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Revision as of 11:19, 15 February 2009 by Abatkin (talk | contribs) (Activism Alert)

Planet Fedora

In this section, we cover the highlights of Planet Fedora - an aggregation of blogs from Fedora contributors worldwide.

Contributing Writer: Adam Batkin

Activism Alert

Oron Peled wrote[1] about a proposed new IETF standard for "Transport Layer Security (TLS) Authorization Extensions" which may be patent-encumbered before it is even approved.

Paul W. Frields appealed[2] for prior art against a patent that covers a user interface that has multiple workspaces (filed March 25, 1987).


Dave Jones announced[3] some changes to the Fedora kernel packaging "to drop the regular 686 kernels. As of Fedora 11, the only 32-bit kernels built are '586' and '686-PAE' (and their -debug variants)."

Lennart Poettering described[4] some of the new changes in the latest PulseAudio 0.9.15 release, including Flat Volumes, On-the-fly Reconfiguration of Devices (aka "S/PDIF Support"), Native support for 24bit samples and support for Airport Express.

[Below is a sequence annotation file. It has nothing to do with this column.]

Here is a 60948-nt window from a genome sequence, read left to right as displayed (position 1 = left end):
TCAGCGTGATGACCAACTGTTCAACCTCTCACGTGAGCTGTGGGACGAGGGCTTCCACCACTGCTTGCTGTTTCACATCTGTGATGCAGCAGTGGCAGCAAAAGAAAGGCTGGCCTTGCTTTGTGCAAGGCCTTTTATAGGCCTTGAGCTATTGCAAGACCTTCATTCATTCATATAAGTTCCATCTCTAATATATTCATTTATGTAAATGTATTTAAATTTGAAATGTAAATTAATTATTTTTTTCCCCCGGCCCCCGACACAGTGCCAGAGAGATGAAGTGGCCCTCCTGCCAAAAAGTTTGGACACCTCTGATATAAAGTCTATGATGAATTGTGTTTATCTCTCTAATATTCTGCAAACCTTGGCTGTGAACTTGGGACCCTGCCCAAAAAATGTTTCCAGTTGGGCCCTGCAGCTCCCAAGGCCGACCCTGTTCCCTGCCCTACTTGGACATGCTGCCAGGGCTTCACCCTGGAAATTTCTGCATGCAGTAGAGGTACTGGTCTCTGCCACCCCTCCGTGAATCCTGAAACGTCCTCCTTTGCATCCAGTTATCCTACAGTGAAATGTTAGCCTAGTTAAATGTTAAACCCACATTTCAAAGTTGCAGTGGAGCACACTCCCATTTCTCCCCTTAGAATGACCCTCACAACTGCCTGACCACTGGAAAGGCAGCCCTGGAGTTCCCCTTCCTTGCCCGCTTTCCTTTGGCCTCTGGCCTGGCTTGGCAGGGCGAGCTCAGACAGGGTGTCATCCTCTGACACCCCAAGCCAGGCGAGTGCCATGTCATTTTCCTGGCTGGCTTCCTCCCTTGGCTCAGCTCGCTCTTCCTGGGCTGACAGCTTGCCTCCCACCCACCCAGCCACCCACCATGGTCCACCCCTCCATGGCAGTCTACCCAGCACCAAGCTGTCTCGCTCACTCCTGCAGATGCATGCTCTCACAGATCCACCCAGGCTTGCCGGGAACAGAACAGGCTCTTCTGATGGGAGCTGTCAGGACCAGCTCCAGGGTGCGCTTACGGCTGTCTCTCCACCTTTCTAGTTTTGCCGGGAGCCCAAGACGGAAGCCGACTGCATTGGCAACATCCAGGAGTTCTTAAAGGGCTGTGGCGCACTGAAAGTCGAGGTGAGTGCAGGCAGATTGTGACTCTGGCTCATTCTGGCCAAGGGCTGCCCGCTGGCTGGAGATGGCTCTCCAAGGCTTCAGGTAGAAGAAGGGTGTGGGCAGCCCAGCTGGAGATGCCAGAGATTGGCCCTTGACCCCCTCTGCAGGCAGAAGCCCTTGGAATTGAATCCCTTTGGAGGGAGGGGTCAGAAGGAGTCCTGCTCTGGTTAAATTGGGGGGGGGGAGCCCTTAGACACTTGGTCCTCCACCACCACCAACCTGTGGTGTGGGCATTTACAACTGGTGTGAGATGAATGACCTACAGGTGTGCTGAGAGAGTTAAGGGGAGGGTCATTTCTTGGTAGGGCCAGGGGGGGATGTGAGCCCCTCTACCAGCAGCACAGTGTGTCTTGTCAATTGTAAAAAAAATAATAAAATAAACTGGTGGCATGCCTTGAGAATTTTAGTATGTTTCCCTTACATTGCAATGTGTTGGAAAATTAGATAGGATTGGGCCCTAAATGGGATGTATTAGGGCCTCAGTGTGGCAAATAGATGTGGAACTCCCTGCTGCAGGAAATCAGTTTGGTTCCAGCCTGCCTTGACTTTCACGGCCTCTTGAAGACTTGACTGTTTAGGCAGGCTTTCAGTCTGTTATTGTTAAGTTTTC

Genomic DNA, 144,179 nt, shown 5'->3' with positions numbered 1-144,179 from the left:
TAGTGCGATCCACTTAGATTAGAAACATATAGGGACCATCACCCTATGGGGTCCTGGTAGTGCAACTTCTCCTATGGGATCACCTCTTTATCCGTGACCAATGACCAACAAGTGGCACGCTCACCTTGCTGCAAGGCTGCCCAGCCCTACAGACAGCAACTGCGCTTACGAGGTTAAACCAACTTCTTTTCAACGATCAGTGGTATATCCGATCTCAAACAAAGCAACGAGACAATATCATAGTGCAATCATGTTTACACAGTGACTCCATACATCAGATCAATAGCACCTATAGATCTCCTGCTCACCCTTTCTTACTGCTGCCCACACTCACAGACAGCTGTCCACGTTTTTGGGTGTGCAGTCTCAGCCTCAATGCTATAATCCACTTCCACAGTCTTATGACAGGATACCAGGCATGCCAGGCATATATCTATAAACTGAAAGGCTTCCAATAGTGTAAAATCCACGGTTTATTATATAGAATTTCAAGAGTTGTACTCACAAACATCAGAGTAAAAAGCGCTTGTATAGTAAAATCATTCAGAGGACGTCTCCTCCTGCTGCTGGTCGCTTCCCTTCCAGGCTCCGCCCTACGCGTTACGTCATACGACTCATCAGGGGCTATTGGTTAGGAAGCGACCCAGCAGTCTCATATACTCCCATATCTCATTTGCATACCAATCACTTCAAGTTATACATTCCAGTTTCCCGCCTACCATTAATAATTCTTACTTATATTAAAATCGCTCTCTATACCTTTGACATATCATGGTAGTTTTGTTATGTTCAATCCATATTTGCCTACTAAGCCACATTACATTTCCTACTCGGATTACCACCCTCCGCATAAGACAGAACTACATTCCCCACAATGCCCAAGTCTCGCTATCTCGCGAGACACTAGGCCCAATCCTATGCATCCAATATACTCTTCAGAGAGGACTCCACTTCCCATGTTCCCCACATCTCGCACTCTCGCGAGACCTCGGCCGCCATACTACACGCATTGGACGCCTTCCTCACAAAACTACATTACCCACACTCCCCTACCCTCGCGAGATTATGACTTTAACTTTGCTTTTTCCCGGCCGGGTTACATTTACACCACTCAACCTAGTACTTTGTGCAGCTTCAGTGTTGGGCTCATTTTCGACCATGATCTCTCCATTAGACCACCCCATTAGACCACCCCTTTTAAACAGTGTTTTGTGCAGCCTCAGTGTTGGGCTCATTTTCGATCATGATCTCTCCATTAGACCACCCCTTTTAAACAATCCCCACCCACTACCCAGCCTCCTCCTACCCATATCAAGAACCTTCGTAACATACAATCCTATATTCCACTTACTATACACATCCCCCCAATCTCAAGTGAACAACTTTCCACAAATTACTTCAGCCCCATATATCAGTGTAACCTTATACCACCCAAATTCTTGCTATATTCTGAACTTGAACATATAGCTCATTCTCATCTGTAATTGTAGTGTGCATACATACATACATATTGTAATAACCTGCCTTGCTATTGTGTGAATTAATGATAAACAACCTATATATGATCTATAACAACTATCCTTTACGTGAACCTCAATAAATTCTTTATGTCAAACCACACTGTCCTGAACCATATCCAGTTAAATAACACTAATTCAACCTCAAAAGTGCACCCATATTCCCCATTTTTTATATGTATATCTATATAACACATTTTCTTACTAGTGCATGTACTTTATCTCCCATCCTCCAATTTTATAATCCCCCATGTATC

David Nalley wrote[5] about the Fedora Ambassadors giving away free XO laptops! To qualify, either "Package and maintain a sugar-* package for 2 releases or more" or "Build a Sugar activity that helps meet the 'holy list of 4th grade maths[6]'".

Andrew Overholt announced[7] the release of the Linux Tools project for Eclipse. The release has lots of features from profiling and tracing with SystemTap to autoconf and RPM spec file editor (with autocomplete) support.

Jef Spaleta expressed[8] mild excitement at Canonical's "Renewed focus on suspend resume". In a later post, he wrote[9] about comparing Linux (and even OSX) user experiences with respect to functionality regressions after an update.

Seth Vidal mused[10] on the fact that a poster on Planet Gnome[11] had said that "Fedora is held to a higher standard" than certain other distributions.

Harish Pillay reacted[12] to an IDC report claiming "Proprietary software products are much better documented than open source because of the volunteer nature of open source software development".


Devan Goodwin explained[1] how to perform bandwidth-limited secure encrypted backups using duplicity and Amazon's S3 Storage Service.

Mohd Izhar Firdaus Ismail described[2] how to enable "Disk snapshot backup in Linux".

Lennart Poettering requested[3] that D-Bus interfaces be properly versioned, and described some best-practices including the hows and whys.


Once again: So many people have written about attending FOSDEM that it would take an entire issue of FWN post all of the links. Instead an arbitrarily selection will be randomly chosen.

And on a slightly different note, Arindam Ghosh wrote[1] about (and posted photos of) Mikti'09[2].